State-by-state developments related to Hurricane Irene



Having weakened slightly overnight, but still a powerful Category 2 hurricane, Irene is still tracking northward along the U.S. eastern coastline with 110 mph sustained winds. Irene is not expected to strengthen significantly, as dry air and light to moderate vertical shear will prevent intensification. However, very warm ocean temperatures in the vicinity of coastal North Carolina always provide the possibility for the storm to increase slightly in strength before landfall in the vicinity of the Outer Banks.

CNN Wire Service

States from North Carolina to Massachusetts braced for Hurricane Irene as the storm barreled onto land Saturday morning.

Numerous local, state and federal agencies, among other organizations, have taken steps in preparation. Here are some of those measures, for states most affected by Hurricane Irene:


Gov. Bev Perdue told CNN Saturday that tourists and many residents had left the hurricane-slammed region of her state, but she said “some hangers-on who want to see the storm” remained.

Irene made landfall Saturday morning five miles northeast of Cape Lookout, North Carolina. It had maximum sustained winds of 85 miles per hour and was moving 14 miles per hour.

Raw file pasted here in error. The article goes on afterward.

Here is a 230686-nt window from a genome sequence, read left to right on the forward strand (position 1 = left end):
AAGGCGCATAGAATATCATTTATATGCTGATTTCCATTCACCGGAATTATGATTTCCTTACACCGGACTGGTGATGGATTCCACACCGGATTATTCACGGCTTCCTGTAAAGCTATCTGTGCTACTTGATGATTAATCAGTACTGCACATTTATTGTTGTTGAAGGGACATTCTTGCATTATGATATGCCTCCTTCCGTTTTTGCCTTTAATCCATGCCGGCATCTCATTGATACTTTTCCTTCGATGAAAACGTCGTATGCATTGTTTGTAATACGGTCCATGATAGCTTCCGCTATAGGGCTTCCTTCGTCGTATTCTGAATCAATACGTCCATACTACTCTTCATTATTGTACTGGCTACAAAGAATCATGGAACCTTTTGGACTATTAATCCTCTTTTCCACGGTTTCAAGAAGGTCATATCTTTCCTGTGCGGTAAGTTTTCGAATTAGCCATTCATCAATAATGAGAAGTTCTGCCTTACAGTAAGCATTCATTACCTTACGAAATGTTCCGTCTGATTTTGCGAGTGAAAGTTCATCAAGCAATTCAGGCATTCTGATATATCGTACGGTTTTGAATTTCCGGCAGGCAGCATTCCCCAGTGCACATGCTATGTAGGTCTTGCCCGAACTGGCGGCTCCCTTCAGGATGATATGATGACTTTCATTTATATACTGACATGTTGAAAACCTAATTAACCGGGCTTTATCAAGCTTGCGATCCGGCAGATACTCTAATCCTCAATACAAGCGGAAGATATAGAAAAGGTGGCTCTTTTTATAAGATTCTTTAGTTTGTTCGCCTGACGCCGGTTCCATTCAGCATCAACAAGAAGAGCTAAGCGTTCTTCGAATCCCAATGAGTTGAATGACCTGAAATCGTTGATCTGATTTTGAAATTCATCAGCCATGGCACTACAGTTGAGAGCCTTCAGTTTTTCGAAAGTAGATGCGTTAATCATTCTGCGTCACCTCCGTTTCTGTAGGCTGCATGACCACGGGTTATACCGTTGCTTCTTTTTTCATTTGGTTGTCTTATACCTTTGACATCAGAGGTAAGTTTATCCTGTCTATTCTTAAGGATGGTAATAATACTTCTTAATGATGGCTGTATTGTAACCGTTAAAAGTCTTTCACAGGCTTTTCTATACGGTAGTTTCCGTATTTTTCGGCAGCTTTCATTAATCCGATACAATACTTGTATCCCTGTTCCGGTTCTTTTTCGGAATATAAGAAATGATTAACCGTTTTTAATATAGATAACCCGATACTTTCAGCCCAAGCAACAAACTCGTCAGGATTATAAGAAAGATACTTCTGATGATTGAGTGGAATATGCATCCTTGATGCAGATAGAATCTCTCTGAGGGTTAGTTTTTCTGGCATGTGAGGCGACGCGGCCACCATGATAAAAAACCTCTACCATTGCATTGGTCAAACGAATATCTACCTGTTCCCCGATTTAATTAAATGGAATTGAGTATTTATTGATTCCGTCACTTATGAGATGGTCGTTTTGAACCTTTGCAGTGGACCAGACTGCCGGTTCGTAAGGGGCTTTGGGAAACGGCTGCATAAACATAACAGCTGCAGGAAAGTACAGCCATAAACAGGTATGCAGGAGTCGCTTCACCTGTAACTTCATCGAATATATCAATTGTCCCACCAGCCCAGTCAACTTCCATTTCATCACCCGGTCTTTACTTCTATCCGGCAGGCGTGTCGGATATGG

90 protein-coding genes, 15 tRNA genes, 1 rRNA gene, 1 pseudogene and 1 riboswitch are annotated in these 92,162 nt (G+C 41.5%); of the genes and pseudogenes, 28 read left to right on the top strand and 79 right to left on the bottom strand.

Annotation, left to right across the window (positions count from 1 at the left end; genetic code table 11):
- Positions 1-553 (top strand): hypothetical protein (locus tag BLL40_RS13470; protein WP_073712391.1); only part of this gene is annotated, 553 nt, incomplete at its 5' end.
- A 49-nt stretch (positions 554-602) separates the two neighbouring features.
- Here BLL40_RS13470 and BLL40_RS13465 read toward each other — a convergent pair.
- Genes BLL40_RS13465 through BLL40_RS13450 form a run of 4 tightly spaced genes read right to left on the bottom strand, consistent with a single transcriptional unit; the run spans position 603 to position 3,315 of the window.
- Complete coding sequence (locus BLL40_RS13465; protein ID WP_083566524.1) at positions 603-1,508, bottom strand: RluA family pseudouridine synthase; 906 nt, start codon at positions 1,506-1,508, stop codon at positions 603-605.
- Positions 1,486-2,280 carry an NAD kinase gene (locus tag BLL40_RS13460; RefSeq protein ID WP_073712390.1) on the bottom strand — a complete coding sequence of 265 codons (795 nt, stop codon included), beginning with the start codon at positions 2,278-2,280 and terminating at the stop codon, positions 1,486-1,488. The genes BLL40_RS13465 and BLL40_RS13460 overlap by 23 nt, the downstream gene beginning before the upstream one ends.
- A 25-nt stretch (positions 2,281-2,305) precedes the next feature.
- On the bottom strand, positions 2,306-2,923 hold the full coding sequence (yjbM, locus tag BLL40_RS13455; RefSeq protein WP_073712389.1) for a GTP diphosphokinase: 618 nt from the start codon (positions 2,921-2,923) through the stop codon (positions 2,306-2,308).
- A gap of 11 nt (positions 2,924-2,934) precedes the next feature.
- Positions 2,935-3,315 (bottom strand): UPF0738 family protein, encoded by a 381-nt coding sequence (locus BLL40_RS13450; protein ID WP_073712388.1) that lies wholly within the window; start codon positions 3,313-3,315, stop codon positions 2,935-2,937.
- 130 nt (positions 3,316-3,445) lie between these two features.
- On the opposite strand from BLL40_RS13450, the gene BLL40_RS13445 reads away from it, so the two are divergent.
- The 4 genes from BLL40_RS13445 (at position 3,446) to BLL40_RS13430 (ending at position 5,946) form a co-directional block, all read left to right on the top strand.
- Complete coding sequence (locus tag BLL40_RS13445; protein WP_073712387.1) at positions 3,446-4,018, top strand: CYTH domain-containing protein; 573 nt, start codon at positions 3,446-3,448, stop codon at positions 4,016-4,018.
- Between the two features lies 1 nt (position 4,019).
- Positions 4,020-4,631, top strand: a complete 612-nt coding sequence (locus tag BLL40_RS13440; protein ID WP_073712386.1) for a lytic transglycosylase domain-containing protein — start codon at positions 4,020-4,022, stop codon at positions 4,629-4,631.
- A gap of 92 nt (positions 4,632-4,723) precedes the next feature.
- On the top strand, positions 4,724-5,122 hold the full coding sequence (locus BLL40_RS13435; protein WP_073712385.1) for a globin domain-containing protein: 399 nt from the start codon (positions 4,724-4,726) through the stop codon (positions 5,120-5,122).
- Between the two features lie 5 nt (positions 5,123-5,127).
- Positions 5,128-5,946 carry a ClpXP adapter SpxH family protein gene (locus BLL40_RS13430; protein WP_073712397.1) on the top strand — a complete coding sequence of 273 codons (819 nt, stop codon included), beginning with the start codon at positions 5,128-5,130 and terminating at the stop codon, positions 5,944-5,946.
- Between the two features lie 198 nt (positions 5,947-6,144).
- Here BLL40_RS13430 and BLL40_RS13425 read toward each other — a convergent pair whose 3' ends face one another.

The National Hurricane Center said Irene will move across the eastern part of the state through the day.

A Category 1 hurricane, Irene is forecast to weaken slightly as it moves through the state. Hurricane-force winds extend outward up to 90 miles from the center and tropical storm force winds extend up to 260 miles.

Sustained wind of 59 miles per hour with a gust of 84 miles per hour was measured at Cape Hatteras shortly after landfall. Irene is expected to produce large amounts of rain, a dangerous storm tide, and isolated tornadoes.

Lauren Bradford, spokeswoman for Progress Energy, said there are approximately 190,000 customers without power, mostly in coastal areas. The company, which services a large part of the Carolinas, is tripling its work force on Saturday because of the storm.

About 13,000 Dominion Electric customers in North Carolina lost power as well.

Mark Van Sciver of the North Carolina Joint Information Center said more than 7,000 people were staying in 81 shelters.

An ocean surge of up to 11 feet is possible in coastal North Carolina, tearing away beaches and probably damaging homes, businesses and other structures before the storm slides up the East Coast to New England, said Bill Read, the Hurricane Center director.

Ernie Seneca, a North Carolina spokesman, said authorities are concerned about the “entire eastern half of the state.”